So its that time of year again...the busy hustle and bustle of the Christmas season.
Oh the joy that awaits shoppers .long lines, ever joyful retail employees that leave indelible impressions in your memory (or not J), the never ending piece de resistance of Mariah Carey (of course I mean 'Fantasy' what were you thinking of?) playing non-stop on pop radio, parties, good food and bad choices...fear, jealousy, and loathing from Secret Santa gifts gone awry, and the annual Christmas party. All of these make for elements of the holidays that we cant live without as part of our cultural lexicon (though I do think life is possible, and probably preferable, without Ms. Careys works but thats just me).
For those of us in the Finance world, this time of year represents some of the most challenging days of the year with many fiscal year ends approaching and a plethora of reporting activities necessary to close the books. In Accounts Payable, every month end, comes with the added responsibility of accruals and forecasts based on predicting departmental and organizational level spend to financial management. In addition to juggling the day to day activities of managing the Accounts Payable reconciliation process, we thought it fitting to take a twist on a true seasonal classic, The 12 Days of Christmas for Accounts Payable professionals.
We hope this serves as a source of whimsy to you, and potentially inspiration, though if it is more the latter, you may want to seriously consider a Tony Robbins course.
On the first Day of Christmas A Scanner Was Bought For Me
Virtually no Accounts Payable environment we have ever interacted with has bemoaned the fact that they have too little paper. Au contraire every department, and every Finance executive and manager we have worked and consulted with has stated the obvious for AP that paper is abundant, with some even using the verbiage, that they are drowning in paper. Drowning in paper is no farce though in the context of drowning and phenomena aquatic, its more akin to a consistent rolling of the waves, not a flash flood.
1. The best way to harness the predictable flow of the waves is to rip it, roll it, and punch it to quote Little Squirt from Finding Nemo, for those who enjoy surfing. To our thinking surfing beats drowning most days of the week. For AP leaders, that should translate to unfold it, scan it, and convert it to data. An important caveat here too, is the stage in the process in which this step should take place. Some organizations elect to adopt scanning as a process improvement step, and execute the new scanning initiative diligently at the end of the process, which is a big NO-NO.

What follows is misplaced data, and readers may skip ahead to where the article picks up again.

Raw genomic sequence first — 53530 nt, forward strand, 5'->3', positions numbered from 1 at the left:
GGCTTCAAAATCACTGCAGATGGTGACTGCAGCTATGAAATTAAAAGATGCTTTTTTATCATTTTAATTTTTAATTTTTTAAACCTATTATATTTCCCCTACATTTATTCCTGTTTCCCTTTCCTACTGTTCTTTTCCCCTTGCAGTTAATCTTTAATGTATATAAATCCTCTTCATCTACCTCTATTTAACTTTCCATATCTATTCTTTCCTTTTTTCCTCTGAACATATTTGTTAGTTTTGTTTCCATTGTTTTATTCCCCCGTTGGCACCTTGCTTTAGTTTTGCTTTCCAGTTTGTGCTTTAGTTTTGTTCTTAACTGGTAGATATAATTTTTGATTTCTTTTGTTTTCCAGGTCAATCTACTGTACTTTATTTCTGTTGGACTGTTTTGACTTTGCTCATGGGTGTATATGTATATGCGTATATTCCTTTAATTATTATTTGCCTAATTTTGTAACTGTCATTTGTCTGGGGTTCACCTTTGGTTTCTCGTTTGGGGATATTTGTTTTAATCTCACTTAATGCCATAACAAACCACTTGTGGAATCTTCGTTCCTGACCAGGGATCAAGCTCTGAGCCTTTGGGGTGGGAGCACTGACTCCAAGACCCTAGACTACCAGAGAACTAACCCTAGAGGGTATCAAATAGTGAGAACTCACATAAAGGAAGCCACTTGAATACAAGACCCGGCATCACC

2. If youre going to make the effort to improve the process, youll need to begin by capturing the invoice images and data from the process outset, so the information can be utilized to actually trigger events within the process to come as opposed just being an ancillary tag along, extra process gyration. If scanning occurs at the end of the process, little benefit is produced except to expedite document retrieval and not clutter your desk up so much.
3. Depending on your invoice volume you may need to obtain robust, dedicated scanners for increased invoice conversion capability. Also, if you have a distributed geographic footprint where invoices are dispersed in a broad setting, leveraging other technology you might have in place, such as multi-function devices is a good way to begin shredding the paper waves. Alternatively, for high invoice volume organizations, you may want to get out of the scanning function entirely, and outsource the conversion of paper to a service bureau or BPO provider that is set up to monitor a dedicated PO box and convert invoices dynamically with solid SLAs. The take-away here is that you need to do what makes the most business sense for your enterprise, operationally and financially.
So begins the 12 Days of Christmas for Accounts Payable...stay tuned for Day 2, coming soon.